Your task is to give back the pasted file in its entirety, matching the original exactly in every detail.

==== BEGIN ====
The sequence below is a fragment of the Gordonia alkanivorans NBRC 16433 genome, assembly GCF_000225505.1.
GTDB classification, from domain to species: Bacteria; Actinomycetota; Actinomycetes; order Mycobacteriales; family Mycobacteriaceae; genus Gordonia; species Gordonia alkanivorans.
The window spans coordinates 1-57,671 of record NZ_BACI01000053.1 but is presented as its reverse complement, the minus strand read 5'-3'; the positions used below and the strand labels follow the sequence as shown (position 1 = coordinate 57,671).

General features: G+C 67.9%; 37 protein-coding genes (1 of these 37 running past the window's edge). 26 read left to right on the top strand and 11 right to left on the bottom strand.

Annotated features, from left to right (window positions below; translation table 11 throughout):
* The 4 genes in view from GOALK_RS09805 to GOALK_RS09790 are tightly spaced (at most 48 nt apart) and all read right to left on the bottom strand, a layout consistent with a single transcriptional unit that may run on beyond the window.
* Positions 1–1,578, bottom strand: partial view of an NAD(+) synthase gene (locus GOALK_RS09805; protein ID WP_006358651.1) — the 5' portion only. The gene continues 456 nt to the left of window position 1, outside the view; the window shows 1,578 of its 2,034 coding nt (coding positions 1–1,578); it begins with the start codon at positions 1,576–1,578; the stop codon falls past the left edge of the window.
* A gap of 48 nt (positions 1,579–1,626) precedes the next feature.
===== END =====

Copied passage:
The sequence below is a fragment of the Gordonia alkanivorans NBRC 16433 genome, assembly GCF_000225505.1.
GTDB classification, from domain to species: Bacteria; Actinomycetota; Actinomycetes; order Mycobacteriales; family Mycobacteriaceae; genus Gordonia; species Gordonia alkanivorans.
The window spans coordinates 1-57,671 of record NZ_BACI01000053.1 but is presented as its reverse complement, the minus strand read 5'-3'; the positions used below and the strand labels follow the sequence as shown (position 1 = coordinate 57,671).

General features: G+C 67.9%; 37 protein-coding genes (1 of these 37 running past the window's edge). 26 read left to right on the top strand and 11 right to left on the bottom strand.

Annotated features, from left to right (window positions below; translation table 11 throughout):
* The 4 genes in view from GOALK_RS09805 to GOALK_RS09790 are tightly spaced (at most 48 nt apart) and all read right to left on the bottom strand, a layout consistent with a single transcriptional unit that may run on beyond the window.
* Positions 1–1,578, bottom strand: partial view of an NAD(+) synthase gene (locus GOALK_RS09805; protein ID WP_006358651.1) — the 5' portion only. The gene continues 456 nt to the left of window position 1, outside the view; the window shows 1,578 of its 2,034 coding nt (coding positions 1–1,578); it begins with the start codon at positions 1,576–1,578; the stop codon falls past the left edge of the window.
* A gap of 48 nt (positions 1,579–1,626) precedes the next feature.